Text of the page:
Dissolving a company represents the end of its existence. A dissolved company is a company that was once a validly existing company but has since been struck from the BC Registry (in the case of a BC company) and no longer exists. A dissolution may be voluntary or involuntary. Involuntary dissolution most commonly occurs when the company fails to file their annual reports for two consecutive years. A director or authorized authority may also voluntarily choose to dissolve a company by preparing and filing an application to dissolve.
Restoration is the process of reviving a dissolved company. A restoration can either be a full restoration or a limited restoration. A limited restoration only restores the company for a specified time period, up to a maximum of two years. Deciding between these two options depends on who is seeking the restoration and the purpose of the restoration.
Any person may apply for a limited restoration, whereas only a “related person” may apply for a full restoration. A “related person” includes directors, officers or shareholders at the time of its dissolution, or heirs or personal representative of a deceased shareholder.
A person may choose to restore a company for the following reasons:
- Involuntary Dissolution – The company was never intended to be dissolved and wishes to continue operations.
- Litigation – A company can only sue or be sued during the two years following dissolution. Therefore, if you wish to commence litigation for or against the company two years after its been dissolved, the company must be restored. If the only purpose of restoring the company is to commence litigation, a limited restoration may be appropriate.
- Assets – Once a company is dissolved, it cannot carry or own personal or real property. Personal property of the company vests in the Crown as bona vacantia and land escheats to the Crown. A company may be restored to transfer, sell or otherwise deal with its assets.
A company may be restored through the BC Registry or by court order. If a company has been dissolved for longer than two years, the Crown may dispose of escheated land. Therefore, a court order may be necessary to retrieve the company assets. A court order may also be required where a party seeks restoration for the purpose of suing the company. The BC Registry may be appropriate where the restoration is relatively uncontentious, the company holds no assets, or the company has assets but has been dissolved for less than two years. Comparative to a court order, the BC Registry is usually the faster more cost-effective option.
Assuming the BC Registry application process is used versus a court order, a restoration includes the following steps:
1. Submit a Name Reservation
Once a company is dissolved, it loses its rights to its name. Therefore, when you choose to restore a company, it may no longer be able to use the name it once had. Before submitting a name request, we recommend searching BC Registry Services to see if the previous name or a confusingly similar name is being used by an active company. If it is, the company may be restored with either a new name or as a numbered company. For more information on naming a company visit: http://touchstonelawgroup.com/kelowna-lawyers/whats-name/.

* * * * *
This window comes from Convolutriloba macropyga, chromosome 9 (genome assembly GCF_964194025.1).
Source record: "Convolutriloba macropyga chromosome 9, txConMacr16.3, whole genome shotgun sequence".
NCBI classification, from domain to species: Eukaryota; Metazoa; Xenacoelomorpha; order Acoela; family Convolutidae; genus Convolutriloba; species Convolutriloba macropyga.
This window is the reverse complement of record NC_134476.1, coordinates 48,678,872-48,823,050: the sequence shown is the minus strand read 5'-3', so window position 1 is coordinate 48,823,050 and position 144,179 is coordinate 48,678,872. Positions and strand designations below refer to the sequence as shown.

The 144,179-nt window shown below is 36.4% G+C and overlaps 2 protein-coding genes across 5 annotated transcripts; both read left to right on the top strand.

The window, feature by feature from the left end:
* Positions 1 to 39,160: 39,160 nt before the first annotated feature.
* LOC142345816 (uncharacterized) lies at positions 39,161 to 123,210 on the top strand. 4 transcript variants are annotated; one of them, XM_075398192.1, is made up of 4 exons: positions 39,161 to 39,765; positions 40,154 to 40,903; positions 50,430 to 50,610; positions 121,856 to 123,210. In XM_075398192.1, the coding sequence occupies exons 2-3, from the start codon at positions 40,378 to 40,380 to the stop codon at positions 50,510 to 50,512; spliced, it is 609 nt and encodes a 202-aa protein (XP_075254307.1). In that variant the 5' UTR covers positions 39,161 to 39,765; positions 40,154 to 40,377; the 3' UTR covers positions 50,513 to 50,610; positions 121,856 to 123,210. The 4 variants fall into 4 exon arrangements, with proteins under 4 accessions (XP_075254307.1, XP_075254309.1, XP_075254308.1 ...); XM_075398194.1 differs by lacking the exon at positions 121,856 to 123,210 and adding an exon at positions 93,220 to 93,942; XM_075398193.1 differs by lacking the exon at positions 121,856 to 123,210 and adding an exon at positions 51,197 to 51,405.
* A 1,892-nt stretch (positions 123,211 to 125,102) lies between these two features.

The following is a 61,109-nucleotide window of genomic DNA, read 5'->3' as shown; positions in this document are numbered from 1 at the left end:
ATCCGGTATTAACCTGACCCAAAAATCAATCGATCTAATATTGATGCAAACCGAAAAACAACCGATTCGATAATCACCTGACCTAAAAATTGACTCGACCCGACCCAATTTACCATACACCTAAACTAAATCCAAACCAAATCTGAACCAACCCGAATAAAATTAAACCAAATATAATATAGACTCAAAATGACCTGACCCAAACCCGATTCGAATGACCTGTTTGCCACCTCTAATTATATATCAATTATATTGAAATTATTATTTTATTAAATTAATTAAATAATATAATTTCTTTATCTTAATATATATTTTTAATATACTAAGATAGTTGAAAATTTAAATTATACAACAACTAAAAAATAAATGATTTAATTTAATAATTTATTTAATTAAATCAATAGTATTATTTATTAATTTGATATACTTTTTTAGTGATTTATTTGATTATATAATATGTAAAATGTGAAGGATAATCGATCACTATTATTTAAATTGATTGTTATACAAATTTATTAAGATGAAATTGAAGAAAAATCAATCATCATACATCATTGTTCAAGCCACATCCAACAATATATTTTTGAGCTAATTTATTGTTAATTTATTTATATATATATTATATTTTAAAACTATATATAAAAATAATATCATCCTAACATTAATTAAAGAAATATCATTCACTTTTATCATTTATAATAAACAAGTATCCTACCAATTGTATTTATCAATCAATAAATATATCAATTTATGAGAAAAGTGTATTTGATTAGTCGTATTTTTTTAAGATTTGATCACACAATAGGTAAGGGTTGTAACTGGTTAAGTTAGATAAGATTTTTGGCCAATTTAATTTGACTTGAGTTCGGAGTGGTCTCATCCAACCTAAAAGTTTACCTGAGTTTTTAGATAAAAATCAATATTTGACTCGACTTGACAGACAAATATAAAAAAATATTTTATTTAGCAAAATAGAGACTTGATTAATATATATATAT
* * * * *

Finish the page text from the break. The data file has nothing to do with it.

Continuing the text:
2. Provide Notice
A notice of restoration must be published in the BC Gazette and provided to the last known address of the registered office of the company and the last known address of the directors. A company may not be restored until the later of 21 days after the notice is published in the BC Gazette or notice was mailed to the registered office.
3. File Restoration Application and Outstanding Documents
A restoration application in the correct form must be filed with BC Registry Services, in addition to any outstanding annual reports or other filings. A limited restoration and a full restoration use different restoration applications. If all appropriate documents have been filed, the notice period has passed and the BC Registry considers the restoration appropriate, the BC Registry will issue a Certificate of Restoration (or Certificate of Limited Restoration).
Once a company has been completely restored it is deemed to exist as if it has never been dissolved, subject to the time limitation in place if the restoration has been completed as a limited restoration.
Restoration can be a useful tool. However, depending on the reasons for restoration and the assets held by the dissolved company, it may be a more practical to incorporate an entirely new company. If you are considering restoring a dissolved company, we recommend discussing the benefits with your lawyer or accountant.
Author: Sasha Platz
This information is general in nature only. You should consult a lawyer before acting on any of this information. This information should not be considered as legal advice. To learn more about your legal needs, please contact our office at (250)448-2637 or any of our lawyers practicing in the area of corporate law at the following:Una Gabie: firstname.lastname@example.org Danielle (Dani) Brito: email@example.com Jane Otterstrom: firstname.lastname@example.org